Myriad government officials profess to fight against profiling, but who is guilty when Washington judges all 57-year-olds as too old to think, react and contribute to their country?
I urge my fellow citizens to write their representatives and seek to revoke overarching and universal mandates forcing retirement for each and every last federal law enforcement officer, from Capitol police to border agents. It's time we eliminate inequitable, discriminatory laws that are counterproductive and weakening our nation's law enforcement community and defense.
As former ICE Special Agent Tom Coburn, who was forced to retire at 57, wrote me, "as our nation attempts to stop terrorist attacks, strengthen our borders, and combat sophisticated medical and financial frauds, America needs to be able to hire the best applicants for the job regardless of their age."
And, Tom, I would add: America needs to be able to keep many great warriors like you around, too.
It's time for us all -- and particularly those in Washington -- to recall the conventional wisdom of Mark Twain, who once said: "Age is an issue of mind over matter. If you don't mind, it doesn't matter."
Absolute abdication of the US Constitution for THEIR greed.
The government allows age discrimination in their employment practices that is illegal elsewhere. They will not hire you after age 36.
I am against retirement. Keep the people that know how to do things. Of course I am one of them.
The answer to this is testing. As long as the officers (for example) can pass the physical and mental tests they should be allowed to continue serving (if they so desire).
It’s insane to force out someone who is good at their job and in better shape than most younger people just because he’s 57 or older.
actually no one cares if LEOs are forced to retire..............
I'm not sure there was a heck of a lot of Federal law enforcement officers back in the day of the Founding Fathers.
Now, of course, we have a multitude of them, to the point of needlessly harrassing small Western ranchers who are not illegal aliens.
I have another idea:
Federal judges should be forced to retire at 57.
That is an excellent point.
Why not appoint a newborn as a federal judge with the stipulation that when they turn 57 they have to retire. /saecasm
Sometimes I think we should go the route they went in Georgia (The one near Russia). They sacked *all* the traffic cops, and crime went down significantly because the LEOs were the ones actually doing the crime.
Not so much. I retired from the Border Patrol after 25 years. Perhaps Chuck Norris could still still chase a 16 year old scraper illegal aliens through the desert after the age of 57 and still have the strength to take them down without getting killed but few can.
Its a young mans game and chases and fights occur daily.
The reality is that most all of the agents who reach 57 are have been in management for several years already. If after 20 or 25 years your body is not breaking down from the countless injuries you have suffered over the years then you probably were not working very hard.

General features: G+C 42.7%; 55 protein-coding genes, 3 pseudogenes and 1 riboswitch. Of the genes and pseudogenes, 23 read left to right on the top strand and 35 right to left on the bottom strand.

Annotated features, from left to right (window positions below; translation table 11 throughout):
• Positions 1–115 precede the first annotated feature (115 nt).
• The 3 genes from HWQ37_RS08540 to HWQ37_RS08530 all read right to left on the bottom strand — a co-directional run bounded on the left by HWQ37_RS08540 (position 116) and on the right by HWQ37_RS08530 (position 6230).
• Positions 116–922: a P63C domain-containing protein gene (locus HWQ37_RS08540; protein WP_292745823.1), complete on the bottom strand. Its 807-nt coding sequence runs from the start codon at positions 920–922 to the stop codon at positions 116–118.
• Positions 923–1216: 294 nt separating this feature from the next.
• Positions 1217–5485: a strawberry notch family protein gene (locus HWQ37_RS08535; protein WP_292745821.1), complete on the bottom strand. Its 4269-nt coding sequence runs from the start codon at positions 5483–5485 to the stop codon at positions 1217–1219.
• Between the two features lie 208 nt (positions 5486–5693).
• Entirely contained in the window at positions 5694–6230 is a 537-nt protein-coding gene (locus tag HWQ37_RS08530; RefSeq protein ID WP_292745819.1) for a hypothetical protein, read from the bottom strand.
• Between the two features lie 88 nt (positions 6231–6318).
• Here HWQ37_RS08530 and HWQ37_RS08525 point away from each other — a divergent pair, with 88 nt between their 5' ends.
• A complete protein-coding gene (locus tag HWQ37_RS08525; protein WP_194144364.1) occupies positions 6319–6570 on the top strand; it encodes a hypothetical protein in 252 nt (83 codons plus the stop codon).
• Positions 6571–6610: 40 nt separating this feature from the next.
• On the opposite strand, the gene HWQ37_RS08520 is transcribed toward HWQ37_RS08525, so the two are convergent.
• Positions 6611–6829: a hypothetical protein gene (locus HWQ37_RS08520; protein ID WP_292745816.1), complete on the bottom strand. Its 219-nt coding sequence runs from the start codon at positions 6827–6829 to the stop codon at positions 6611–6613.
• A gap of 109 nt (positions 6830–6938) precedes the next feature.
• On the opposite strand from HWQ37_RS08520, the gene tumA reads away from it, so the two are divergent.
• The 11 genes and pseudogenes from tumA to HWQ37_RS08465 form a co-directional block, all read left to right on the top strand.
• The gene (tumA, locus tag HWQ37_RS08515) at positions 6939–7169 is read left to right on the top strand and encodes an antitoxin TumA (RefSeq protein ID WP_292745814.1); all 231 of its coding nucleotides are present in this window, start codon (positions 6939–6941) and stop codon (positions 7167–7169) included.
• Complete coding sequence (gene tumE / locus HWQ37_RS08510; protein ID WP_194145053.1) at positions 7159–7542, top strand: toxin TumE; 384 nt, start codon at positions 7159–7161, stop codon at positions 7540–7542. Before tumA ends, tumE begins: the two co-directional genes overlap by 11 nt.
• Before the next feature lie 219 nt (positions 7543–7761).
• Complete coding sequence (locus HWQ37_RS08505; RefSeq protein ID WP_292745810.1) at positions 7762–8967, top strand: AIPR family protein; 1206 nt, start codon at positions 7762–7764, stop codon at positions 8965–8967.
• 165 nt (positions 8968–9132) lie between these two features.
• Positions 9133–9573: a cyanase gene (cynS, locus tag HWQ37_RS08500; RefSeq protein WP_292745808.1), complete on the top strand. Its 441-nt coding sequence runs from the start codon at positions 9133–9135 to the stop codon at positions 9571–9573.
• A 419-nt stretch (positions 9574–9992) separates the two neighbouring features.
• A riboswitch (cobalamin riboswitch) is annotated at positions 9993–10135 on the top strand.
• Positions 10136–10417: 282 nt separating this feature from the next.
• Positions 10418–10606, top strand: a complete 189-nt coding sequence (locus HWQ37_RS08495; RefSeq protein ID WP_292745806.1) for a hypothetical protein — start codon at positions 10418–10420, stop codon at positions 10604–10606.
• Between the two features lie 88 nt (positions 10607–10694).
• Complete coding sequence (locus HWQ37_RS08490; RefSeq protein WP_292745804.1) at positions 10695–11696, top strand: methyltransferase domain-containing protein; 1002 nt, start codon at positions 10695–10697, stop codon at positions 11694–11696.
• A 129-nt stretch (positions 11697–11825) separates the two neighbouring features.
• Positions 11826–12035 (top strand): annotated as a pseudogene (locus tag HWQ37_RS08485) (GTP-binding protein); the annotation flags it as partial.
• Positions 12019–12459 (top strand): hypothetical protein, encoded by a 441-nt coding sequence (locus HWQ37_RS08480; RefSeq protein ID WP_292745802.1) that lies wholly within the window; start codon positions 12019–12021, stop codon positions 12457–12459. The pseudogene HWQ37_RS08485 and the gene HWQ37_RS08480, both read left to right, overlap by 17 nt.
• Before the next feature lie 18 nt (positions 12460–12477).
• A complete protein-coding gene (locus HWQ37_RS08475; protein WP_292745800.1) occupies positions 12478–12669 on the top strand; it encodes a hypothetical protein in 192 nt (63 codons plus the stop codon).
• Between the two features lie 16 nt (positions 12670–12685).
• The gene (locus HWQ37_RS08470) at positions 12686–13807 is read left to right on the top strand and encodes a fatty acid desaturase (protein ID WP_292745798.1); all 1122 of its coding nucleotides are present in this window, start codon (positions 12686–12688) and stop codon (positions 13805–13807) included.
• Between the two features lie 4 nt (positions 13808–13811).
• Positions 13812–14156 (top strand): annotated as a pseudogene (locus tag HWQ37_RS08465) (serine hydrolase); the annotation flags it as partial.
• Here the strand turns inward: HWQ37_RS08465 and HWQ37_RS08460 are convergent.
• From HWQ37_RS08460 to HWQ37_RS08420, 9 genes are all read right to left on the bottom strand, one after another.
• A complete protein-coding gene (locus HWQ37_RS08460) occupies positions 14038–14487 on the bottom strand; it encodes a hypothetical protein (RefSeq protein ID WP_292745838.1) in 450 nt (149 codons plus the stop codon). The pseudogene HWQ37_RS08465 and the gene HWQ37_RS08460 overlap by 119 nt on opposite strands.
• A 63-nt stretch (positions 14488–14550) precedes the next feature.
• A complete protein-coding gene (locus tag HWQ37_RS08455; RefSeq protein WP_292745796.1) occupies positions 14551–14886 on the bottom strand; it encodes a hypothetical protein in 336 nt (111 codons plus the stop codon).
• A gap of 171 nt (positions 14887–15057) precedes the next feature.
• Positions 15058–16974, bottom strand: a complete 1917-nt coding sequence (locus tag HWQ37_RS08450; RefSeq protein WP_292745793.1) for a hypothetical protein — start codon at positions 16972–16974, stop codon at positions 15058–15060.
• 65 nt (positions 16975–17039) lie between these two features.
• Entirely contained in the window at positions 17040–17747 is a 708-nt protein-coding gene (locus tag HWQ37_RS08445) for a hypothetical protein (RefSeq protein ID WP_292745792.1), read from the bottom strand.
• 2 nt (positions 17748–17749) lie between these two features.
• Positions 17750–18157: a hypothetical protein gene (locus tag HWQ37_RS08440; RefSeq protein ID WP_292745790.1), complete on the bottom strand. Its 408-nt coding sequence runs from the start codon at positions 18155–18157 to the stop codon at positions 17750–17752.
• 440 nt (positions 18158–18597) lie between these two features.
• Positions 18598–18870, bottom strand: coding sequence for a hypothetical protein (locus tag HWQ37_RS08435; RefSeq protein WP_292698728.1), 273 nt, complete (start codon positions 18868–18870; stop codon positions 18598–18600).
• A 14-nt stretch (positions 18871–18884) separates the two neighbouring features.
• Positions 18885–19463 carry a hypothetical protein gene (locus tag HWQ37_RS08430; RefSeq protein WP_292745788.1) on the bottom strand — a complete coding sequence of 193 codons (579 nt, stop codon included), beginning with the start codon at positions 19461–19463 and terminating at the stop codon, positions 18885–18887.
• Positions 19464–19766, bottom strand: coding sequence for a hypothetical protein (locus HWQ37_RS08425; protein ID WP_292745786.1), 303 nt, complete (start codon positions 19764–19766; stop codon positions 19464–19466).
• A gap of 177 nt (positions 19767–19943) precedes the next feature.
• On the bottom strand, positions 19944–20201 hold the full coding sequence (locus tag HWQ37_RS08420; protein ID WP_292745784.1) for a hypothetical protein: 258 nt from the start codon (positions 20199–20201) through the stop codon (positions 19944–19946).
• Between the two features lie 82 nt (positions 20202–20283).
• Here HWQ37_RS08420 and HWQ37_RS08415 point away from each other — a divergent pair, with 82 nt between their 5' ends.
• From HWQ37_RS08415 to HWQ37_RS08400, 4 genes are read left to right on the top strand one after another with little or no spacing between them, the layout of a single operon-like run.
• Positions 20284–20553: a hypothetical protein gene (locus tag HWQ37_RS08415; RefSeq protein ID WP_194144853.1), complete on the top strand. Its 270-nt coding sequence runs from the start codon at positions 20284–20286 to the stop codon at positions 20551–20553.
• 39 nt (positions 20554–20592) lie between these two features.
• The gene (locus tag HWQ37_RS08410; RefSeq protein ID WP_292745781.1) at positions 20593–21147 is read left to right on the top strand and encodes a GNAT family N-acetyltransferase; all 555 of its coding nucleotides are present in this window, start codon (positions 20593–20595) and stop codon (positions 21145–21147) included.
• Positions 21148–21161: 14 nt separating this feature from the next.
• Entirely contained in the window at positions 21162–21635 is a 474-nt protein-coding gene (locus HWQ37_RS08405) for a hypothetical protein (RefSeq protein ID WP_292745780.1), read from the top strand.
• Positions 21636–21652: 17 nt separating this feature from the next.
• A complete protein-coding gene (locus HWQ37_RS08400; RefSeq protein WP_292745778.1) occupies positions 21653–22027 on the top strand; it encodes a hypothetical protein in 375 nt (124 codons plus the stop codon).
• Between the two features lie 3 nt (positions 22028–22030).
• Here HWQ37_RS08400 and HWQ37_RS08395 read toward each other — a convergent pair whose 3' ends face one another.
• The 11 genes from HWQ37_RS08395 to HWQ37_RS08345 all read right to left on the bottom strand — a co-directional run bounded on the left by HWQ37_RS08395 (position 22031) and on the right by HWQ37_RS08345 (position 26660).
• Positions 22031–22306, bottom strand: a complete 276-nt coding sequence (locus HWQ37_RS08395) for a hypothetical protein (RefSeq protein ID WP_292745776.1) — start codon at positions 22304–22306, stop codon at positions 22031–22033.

Another reason this is a good policy is that its keeps management young and dynamic. Otherwise you get managers that would camp out in a comfy post for decades and not give anyone else a chance to lead.
Just like the US Senate.
Personally I think no one should be permitted to spend the majority of his life in government employ. And that means aggregate of ALL types of government including military,police,government schoolteacher,etc.Lifelong government employees are those who tend to have a huge sense of entitlement and a disconnect from the realities of productive wealth generating work. SOME government is necessary,just not as much as we have now.
Hubby is a retired firefighter...watershed expert. He ran the hot shot crew here for many years and then after was usually one of the first strike teams out. Bodily injuries? Hah! He retired after 33 years at the age of 53 because he noticed his crew was having to cover for him. Within 2 years he had neck surgery and his back and knees were so bad he can barely walk. Too many years running up and down hills.
Most people have no clue how demanding these types of jobs are.
That is one tough and noble job. I read a study some years from a major university that showed that for every year after 50 that a firefighter or LEO continue to work cuts their life expectancy dramatically in retirement.
My advice to young agents was to ride great, shoot strait and speak the truth. Have fun, maximize your annuity and get out on your own terms as soon as you can.
It is a young man’s job.
Ridiculous that this is considered the age to put people out to pasture. The retirement culture is truly oppressive.
What we have now is the flip side of that curve of knowledge.
We have federal judges hitting 57, and going on a downhill slide until they end up at 94 years old like senile old fool John Paul Stevens, suggesting like a newborn that we amend the Constitution to HIS liking, because, well, he's "reasonable"..